Ray Greenblatt

Ray Greenblatt

Ray Greenblatt has lived in New England, the West Indies, and along the Eastern Shore. He has written short stories, essays, and poetry which have been published across the U.S. in periodicals as diverse as America, English Journal, and Joseph Conrad Today.

He was nominated for the Pushcart Prize and won the Anthony Byrne Prize. He was also the editor of the magazine General Eclectic. A teacher for many years Ray Greenblatt has taught writing in the Philadelphia Writers Conference as well as spoken at the John Steinbeck Festival in Salinas, California.


We fracture patellae
getting off the airplane,
tripping over stanchions
we fall flat smashing faces.

Yet we tour church after church
sit glowing in shaded parks,
study balcony windows
for artistic touches,
salivate at display cases
of undefined victuals.

The odor of urine
in alleyways is
somehow reassuring.


Crows squawk, gulls whine, doves halloo
dog have three legs, cats are blind.
Santa Sophia
is stained and peeling,
Blue Mosque overrun by tourists,
the Sultans have left
Topkapi Palace
abandoning their jewels
which are lackluster
without any cleaning.
As we sail away
monuments shine, domes sparkle
as in the old days.


Wind in my earpiece
odor of fig tree
scent of broiling corn,
city in middle of nowhere
over marble pock-marked
by a thousand years,
shops, parks, apartments
sewers, hot water
metal furnace and steam,
we sit to feel human
strands all the way back,
then silt took over
earthquakes finished it.


Sailing from Byzantium
over a rum-dark sea
sober in the daylight
with dawn memories of
out of a cradle rocking
we wobble, stutter, weave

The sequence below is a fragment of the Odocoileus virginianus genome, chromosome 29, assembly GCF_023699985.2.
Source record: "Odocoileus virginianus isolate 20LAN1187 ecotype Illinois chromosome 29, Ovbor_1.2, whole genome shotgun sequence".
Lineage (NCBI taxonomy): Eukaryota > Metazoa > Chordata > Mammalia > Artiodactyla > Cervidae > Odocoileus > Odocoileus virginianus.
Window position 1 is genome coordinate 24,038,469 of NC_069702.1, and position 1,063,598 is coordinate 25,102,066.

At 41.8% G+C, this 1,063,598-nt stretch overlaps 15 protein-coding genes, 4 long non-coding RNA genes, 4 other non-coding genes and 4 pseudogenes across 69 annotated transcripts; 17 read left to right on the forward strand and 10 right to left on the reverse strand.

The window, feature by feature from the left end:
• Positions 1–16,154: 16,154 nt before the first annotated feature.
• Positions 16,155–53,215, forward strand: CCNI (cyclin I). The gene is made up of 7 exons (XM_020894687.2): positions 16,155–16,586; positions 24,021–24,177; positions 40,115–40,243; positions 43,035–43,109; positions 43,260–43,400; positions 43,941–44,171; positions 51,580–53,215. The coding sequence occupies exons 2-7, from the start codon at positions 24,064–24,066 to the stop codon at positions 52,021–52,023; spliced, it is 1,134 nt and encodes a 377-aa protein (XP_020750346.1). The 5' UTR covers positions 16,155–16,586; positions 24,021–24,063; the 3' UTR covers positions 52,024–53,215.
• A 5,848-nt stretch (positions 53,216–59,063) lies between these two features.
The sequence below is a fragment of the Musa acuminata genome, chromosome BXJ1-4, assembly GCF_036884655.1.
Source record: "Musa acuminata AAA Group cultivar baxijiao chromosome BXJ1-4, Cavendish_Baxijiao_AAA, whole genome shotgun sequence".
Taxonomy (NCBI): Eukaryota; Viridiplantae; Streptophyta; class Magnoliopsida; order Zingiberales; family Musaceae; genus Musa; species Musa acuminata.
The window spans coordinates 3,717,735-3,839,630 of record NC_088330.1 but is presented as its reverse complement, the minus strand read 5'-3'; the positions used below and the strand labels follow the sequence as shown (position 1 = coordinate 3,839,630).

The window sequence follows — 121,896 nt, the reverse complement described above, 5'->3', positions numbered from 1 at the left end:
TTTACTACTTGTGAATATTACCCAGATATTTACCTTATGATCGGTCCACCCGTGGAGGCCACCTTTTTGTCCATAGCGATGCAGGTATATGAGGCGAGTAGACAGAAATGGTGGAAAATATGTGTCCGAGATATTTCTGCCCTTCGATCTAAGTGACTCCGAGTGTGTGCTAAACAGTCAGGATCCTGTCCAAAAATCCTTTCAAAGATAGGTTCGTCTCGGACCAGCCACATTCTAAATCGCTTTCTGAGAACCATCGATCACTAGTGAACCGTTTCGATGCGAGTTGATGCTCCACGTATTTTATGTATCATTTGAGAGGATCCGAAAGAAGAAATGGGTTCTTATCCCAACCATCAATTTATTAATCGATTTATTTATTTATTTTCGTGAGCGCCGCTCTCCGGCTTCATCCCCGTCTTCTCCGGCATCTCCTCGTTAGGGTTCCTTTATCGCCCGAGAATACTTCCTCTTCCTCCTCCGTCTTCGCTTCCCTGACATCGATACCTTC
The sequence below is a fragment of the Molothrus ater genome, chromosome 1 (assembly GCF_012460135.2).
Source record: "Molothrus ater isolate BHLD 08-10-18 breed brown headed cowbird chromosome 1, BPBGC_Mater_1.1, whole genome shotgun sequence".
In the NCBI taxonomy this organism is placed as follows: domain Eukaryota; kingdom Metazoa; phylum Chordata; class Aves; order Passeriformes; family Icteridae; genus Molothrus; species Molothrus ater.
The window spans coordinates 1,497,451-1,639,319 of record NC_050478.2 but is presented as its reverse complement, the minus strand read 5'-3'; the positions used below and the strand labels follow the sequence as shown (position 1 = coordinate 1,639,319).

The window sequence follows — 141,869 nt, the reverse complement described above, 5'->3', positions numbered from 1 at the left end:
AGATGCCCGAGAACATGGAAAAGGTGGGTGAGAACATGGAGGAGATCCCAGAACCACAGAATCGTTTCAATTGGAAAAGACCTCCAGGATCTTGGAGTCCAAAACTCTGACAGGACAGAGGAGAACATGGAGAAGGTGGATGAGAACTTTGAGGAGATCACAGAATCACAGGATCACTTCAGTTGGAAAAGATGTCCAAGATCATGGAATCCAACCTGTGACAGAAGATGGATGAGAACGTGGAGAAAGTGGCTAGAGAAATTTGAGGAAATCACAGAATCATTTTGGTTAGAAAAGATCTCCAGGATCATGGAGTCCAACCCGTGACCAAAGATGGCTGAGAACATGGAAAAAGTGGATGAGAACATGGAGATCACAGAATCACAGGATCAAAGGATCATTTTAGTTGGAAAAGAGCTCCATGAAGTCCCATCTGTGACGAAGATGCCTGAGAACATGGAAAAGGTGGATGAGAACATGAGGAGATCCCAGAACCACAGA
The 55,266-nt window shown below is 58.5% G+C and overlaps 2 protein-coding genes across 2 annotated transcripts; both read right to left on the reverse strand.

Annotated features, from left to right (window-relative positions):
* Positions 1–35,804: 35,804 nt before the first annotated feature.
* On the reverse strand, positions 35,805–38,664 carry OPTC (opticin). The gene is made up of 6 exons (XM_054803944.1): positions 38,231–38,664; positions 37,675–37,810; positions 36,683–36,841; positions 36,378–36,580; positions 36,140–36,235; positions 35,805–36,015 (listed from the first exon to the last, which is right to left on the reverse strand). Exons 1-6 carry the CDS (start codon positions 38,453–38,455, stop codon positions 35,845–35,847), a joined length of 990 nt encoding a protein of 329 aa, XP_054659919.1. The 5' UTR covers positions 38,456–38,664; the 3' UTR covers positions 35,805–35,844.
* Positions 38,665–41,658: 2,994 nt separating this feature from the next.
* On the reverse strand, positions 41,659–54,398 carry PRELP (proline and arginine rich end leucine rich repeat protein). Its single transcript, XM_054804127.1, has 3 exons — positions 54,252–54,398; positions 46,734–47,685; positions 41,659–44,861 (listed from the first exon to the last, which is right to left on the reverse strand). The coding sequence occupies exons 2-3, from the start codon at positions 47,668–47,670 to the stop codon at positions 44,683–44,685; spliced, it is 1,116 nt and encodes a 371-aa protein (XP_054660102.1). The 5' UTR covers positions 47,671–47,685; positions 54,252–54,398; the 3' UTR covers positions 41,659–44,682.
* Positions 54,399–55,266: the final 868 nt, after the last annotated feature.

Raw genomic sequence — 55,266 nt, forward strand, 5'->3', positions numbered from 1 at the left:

across the stateroom floor
and down the corridor
to find in the cafe
other passengers
replicating robotic moves
in attempts at grace as
they bolt their scrambled eggs.


I haven’t been here
for thirty years, but I
remember the narrow road

then the bus stop from town
to here and back again
to the hotel alone

that large curtained room
empty but filled with furnishings
and me by myself traveling.

I remember Knossos now
modern and I could enter
more rooms then but not now,

statues sometimes armless
but now I have you and
I don’t mind returning here.


The Sirens hover all around
eternally seducing
on every promontory.

Scylla and Charybdis
two islands on the rim
of a tectonic plate.

More abstract as each
century whisks by,
Polyphemus’ one eye
is Etna blindly staring
then fuming vengeful tears,
his boulders lava.

Ulysses dwells in
all the harbor towns.


Civilizations roll
over one another,
Neolithic, Greek, Roman . . .

yet temples still stand though
roofless, stripped of plaster
and brilliant frescoes;

their beauty and power
written about by Ovid
and Prosperio
praised by Goethe and

Winckelmann; a new town leans at
the eastern boundary as if
to absorb their energy.


How many sneering
bizarre, blank faces
have you seen? you wave
your hand, your straw hat
leap up on the sea wall a
hundred feet above the rocks;
you have a chunky trunkful
of town and times to
change into magic;
where to begin: the steep steps
shops, food, sieges, a gleam of
window slit high in the wall . . .
your show is your all.


All ports are beautiful,
the major avenue
and square squirming with people,
statues of writers and
artists come to life.
But where is that seagull going,
what are those sycamores–
popular in any city–saying?
And again when at
sea sails become whale teeth,
quivering masts like
tips of bows at the year’s
most dynamic concert.


We have finally
come to the end, up
a sinuous languorous river
docked beside a green park
next to a Moorish tower
a five hundred year old church
brick, tile, wrought iron,
here where time is no
more than a coat of stucco
bittersweet as marmalade
by docks where caravels rocked
where Columbus finally
came home.


In the last couple days
their sounds have grown more frenetic,
personalities have
found personalities
not that anyone
slights anyone.
          Birthday cakes and
          anniversary songs
          seem to have increased.
Small groups raise toasts
precariously high
or snuffle over snifters,
recalling an anecdote
an adventure in
the last couple weeks
which now feel like years.
          Soon fast friendships will go
          on their stolid way
          growing more distant
          as weepy wavings of goodbye.

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Poetry in this post: © Ray Greenblatt
Published with the permission of Ray Greenblatt